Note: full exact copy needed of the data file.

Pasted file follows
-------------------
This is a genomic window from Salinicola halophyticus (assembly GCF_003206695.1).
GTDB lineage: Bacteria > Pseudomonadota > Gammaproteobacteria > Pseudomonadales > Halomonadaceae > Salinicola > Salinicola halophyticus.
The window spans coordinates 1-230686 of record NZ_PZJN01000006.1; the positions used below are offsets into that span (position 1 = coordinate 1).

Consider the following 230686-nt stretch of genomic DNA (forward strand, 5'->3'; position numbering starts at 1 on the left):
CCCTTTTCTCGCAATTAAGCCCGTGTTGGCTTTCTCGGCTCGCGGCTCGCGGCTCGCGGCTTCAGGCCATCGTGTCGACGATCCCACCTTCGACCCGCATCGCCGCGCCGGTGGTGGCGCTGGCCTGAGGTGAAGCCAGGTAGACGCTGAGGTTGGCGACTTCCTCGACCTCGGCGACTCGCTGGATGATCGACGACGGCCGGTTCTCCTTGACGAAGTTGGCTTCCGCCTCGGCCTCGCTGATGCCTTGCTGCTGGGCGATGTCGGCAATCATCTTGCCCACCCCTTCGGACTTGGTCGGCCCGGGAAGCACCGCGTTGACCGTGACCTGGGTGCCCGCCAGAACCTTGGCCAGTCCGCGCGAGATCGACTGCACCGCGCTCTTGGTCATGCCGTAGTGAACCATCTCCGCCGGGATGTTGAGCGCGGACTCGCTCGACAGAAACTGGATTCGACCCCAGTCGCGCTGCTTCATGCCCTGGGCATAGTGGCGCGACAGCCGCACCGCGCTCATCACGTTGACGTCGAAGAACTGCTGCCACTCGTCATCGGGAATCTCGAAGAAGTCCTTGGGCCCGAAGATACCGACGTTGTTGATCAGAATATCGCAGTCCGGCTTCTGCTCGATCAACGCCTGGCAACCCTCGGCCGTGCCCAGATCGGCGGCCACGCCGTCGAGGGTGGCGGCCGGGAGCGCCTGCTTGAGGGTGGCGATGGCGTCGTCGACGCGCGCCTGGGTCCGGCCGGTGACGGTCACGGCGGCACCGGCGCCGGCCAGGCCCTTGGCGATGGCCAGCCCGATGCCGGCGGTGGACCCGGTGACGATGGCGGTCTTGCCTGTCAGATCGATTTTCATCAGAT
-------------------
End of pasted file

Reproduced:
This is a genomic window from Salinicola halophyticus (assembly GCF_003206695.1).
GTDB lineage: Bacteria > Pseudomonadota > Gammaproteobacteria > Pseudomonadales > Halomonadaceae > Salinicola > Salinicola halophyticus.
The window spans coordinates 1-230686 of record NZ_PZJN01000006.1; the positions used below are offsets into that span (position 1 = coordinate 1).

Consider the following 230686-nt stretch of genomic DNA (forward strand, 5'->3'; position numbering starts at 1 on the left):
CCCTTTTCTCGCAATTAAGCCCGTGTTGGCTTTCTCGGCTCGCGGCTCGCGGCTCGCGGCTTCAGGCCATCGTGTCGACGATCCCACCTTCGACCCGCATCGCCGCGCCGGTGGTGGCGCTGGCCTGAGGTGAAGCCAGGTAGACGCTGAGGTTGGCGACTTCCTCGACCTCGGCGACTCGCTGGATGATCGACGACGGCCGGTTCTCCTTGACGAAGTTGGCTTCCGCCTCGGCCTCGCTGATGCCTTGCTGCTGGGCGATGTCGGCAATCATCTTGCCCACCCCTTCGGACTTGGTCGGCCCGGGAAGCACCGCGTTGACCGTGACCTGGGTGCCCGCCAGAACCTTGGCCAGTCCGCGCGAGATCGACTGCACCGCGCTCTTGGTCATGCCGTAGTGAACCATCTCCGCCGGGATGTTGAGCGCGGACTCGCTCGACAGAAACTGGATTCGACCCCAGTCGCGCTGCTTCATGCCCTGGGCATAGTGGCGCGACAGCCGCACCGCGCTCATCACGTTGACGTCGAAGAACTGCTGCCACTCGTCATCGGGAATCTCGAAGAAGTCCTTGGGCCCGAAGATACCGACGTTGTTGATCAGAATATCGCAGTCCGGCTTCTGCTCGATCAACGCCTGGCAACCCTCGGCCGTGCCCAGATCGGCGGCCACGCCGTCGAGGGTGGCGGCCGGGAGCGCCTGCTTGAGGGTGGCGATGGCGTCGTCGACGCGCGCCTGGGTCCGGCCGGTGACGGTCACGGCGGCACCGGCGCCGGCCAGGCCCTTGGCGATGGCCAGCCCGATGCCGGCGGTGGACCCGGTGACGATGGCGGTCTTGCCTGTCAGATCGATTTTCATCAGAT